The poll, called "Catholic New Media Use in the United States, 2012," surveyed 1,047 self-identified Catholics from September 10-18, and was conducted by the Center for Applied Research in the Apostolate at Georgetown University, said a release from the Department of Communications of the U.S. Conference of Catholic Bishops.
While only 5 percent of respondents said they read or follow blogs on the Catholic Church, faith, or spirituality, 33 percent of respondents said they would like their pastor to have a blog.
"The CARA report suggests many opportunities for the church to engage with those who live on the 'Digital Continent,' as Pope Benedict XVI describes this new culture of communications," said Bishop John Wester of Salt Lake City, chairman of the USCCB Committee on Communications. "We can approach this as missionaries, eager to find God already present among the inhabitants of this world and to engage them, especially young people, in meaningful dialogue about morals and values in this new public square."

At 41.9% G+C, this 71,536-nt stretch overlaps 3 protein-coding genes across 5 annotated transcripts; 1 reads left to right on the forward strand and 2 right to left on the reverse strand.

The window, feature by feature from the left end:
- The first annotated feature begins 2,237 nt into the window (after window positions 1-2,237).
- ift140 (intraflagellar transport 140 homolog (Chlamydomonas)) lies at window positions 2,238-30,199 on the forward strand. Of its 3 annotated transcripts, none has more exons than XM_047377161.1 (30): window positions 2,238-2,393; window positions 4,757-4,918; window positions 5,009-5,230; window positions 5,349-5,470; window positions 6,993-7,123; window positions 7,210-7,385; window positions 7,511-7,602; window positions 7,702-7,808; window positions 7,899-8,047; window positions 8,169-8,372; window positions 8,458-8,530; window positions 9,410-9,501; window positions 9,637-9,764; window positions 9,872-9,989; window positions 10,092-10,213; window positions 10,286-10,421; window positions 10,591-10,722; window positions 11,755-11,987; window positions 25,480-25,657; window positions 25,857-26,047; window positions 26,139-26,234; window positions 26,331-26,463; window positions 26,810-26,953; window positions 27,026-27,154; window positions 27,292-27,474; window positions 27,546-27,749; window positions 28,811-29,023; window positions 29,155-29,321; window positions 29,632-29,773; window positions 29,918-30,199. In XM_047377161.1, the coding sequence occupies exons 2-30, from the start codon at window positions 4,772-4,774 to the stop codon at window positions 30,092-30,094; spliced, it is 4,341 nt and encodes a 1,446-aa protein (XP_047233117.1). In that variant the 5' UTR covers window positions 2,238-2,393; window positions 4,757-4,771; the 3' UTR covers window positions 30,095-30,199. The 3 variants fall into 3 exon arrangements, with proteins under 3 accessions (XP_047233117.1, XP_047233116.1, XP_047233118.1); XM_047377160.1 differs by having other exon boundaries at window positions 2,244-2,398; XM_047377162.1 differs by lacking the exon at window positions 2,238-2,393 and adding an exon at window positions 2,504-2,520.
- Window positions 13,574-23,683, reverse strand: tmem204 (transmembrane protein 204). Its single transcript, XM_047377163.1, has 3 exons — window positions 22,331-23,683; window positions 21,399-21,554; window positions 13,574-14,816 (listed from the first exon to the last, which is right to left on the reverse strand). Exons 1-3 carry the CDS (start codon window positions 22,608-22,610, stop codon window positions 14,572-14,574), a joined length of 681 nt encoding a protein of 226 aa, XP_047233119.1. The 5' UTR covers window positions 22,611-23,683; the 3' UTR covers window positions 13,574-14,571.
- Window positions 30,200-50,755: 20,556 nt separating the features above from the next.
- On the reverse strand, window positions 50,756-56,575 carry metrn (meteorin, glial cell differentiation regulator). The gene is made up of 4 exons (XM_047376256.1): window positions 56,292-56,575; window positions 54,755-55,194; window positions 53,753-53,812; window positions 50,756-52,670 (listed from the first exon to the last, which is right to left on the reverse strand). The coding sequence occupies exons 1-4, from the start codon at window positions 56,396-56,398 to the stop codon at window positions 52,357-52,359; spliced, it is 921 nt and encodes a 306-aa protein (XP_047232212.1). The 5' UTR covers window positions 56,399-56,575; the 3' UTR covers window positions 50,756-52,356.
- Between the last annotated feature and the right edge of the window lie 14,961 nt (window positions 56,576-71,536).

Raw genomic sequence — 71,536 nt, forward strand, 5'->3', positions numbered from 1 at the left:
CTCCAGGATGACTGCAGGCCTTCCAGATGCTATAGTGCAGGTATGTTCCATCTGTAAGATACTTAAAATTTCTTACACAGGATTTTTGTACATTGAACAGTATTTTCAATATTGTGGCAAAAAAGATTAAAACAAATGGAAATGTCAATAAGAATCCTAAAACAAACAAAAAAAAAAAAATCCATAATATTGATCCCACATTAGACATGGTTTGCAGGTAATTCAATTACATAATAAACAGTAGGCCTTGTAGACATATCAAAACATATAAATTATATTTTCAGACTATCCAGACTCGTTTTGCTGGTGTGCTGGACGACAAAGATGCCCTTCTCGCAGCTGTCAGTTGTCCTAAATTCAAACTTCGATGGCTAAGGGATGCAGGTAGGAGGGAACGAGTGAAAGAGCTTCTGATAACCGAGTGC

"In this context, the role of the laity becomes ever more central," said Archbishop Claudio Celli, president of the Pontifical Council for Social Communications, in a message to the bishops and bloggers gathered in Baltimore. "The 'voices' of the many Catholics who are present in blogs, social networks and other digital forums are reaching people who might not otherwise encounter the message of Jesus."
The release gave no margin of error.